The AudioFile: Sonic Weapons, Justice League-Style

Traveling through the Scottish countryside with fellow writer Todd Seavey, who has written a couple of storylines for Justice League comic books, I began to doze off. Todd had just told me one of his storylines, so I began daydreaming about the various members of the League in terms of how these heroes might make use of bleeding-edge sonic weaponry. After all, even superheroes can benefit from military technology. Here, true believers, is what bubbled up from the depths of my jetlagged brain.

(Geek note: On Todd’s advice, I used the classic Justice League lineup from the 1970’s cartoon. That is, except for Martian Manhunter, who wasn’t in the original animated series. Deal with it.)

Wonder Woman: Masking sight and sound
Her personal jet is invisible to the eye, so why not make it inaudible using the latest experimental sound-cloaking technology. The US military is messing around with stuff this in an effort to create a field around tanks that effectively cancels out noise from clunky treads and whining motors so the enemy won’t hear you coming. Wonder Woman would have a leg up on the military, since the enemy usually has eyes as well as ears. Then again, a scantily clad woman zooming through the air (as she herself always seemed to be visible) is pretty conspicuous no matter how silent.

Superman: High volume hurtin’
Surely the Man of Steel also has Lungs of Steel as well. The US military often uses high-volume audio to flush bad guys out of hiding–like when they played some really loud AC/DC to blast Noriega out of hiding in 1989. If it’s good enough for the military, it’s good enough for the Son of Jor-El. Of course, Superman doesn’t need high-energy PA systems like the one the US used from Power Sonix. If he can manage to take a few singing lessons, he can learn to sing some ultrasound tones that are capable of liquefying living tissue–or shatter Kryptonite at a distance!

Batman: Sonic bullets
The king of high-tech gadgets in the DC universe would easily be able to incapacitate evildoers with a portable sound cannon, much like the one Tom Cruise’s character used in Minority Report. The military has been testing such devices, which emit non-lethal sonic “bullets”. The bullets are made of low-frequency sounds that can really knock you around–presumably Batman would be able to modify it to produce the brown note, sending superbaddies running for clean tights.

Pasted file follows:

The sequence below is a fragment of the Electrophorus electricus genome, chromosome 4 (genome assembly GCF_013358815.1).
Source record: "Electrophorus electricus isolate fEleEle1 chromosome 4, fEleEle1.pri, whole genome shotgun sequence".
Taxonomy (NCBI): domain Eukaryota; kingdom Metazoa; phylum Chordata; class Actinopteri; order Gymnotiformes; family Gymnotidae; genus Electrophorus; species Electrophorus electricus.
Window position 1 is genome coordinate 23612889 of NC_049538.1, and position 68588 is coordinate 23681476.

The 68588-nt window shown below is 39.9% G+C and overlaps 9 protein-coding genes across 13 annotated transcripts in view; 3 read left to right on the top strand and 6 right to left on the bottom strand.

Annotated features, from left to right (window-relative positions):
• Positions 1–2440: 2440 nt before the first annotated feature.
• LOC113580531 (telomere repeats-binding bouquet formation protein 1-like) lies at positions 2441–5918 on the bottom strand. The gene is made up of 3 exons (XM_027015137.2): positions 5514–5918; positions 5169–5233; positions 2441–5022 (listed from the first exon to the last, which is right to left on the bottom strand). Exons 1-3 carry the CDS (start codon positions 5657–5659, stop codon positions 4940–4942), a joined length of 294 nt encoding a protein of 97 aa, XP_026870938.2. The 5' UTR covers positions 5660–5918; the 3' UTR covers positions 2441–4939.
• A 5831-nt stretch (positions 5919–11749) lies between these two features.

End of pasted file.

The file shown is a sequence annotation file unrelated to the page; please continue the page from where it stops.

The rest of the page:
Aquaman: All-natural sonic weapons
Aquaman’s telepathic powers allow him to communicate with sea life, making him the perfect candidate for 100 percent all-natural sonic weapon s. For example, he could mentally ring up his tiger pistol shrimp friends and request that they perform one of nature’s coolest audio tricks: emitting a powerful, focused sound wave to stun his enemies while he either escapes or kicks some tentacled butt. No shrimp around? No sweat–scientists think sperm whales and dolphins may be able to do a similar thing.

Flash: Runnin’ down a frequency
When something moves fast enough, it creates a sonic boom that packs quite a punch. It’s a wonder the Flash never took advantage of this, given his impressive speed capabilities. If he could just figure out exactly how fast he needed to run to create a good 7Hz rumble, he could bring down buildings just by circling them at the right speed. Maybe not as cool as Superman circling the earth to travel in time, but not bad.

Green Lantern: Pure energy infrasound
The Green Lantern can create quasi-solid shapes out of energy emitted from his power ring, enabling him to fabricate, say, an infrasound weapon–too large and cumbersome for mere humans to handle. This would let him produce low frequency sounds (under 20Hz) at a painful 145dB, causing some pretty weird and debilitating effects in humans, including visual distortion, nausea, and even (at high volume) rupturing eardrums and internal organs. Not to mention seriously shaking up anything in its path.

Martian Manhunter: Bad to the bone (conduction)
Bone conduction technology transmits sound to your eardrum via your skull for things like communication headsets in environments where there’s no air available to transmit sound waves. The high altitudes Martian Manhunter experiences when he’s flying around are a perfect application for this; sure, he has telepathic powers for talking to his compatriots, but he’s not always up for being inside someone else’s head. He could use this equipment to communicate without getting, say, images of Batman’s fantasies about Wonder Woman.

Some of this remains science fiction, but some of it will be making its way into local law enforcement for applications like crowd control. So watch your ass ears next time you’re out protesting cruelty to animals Tamagotchis.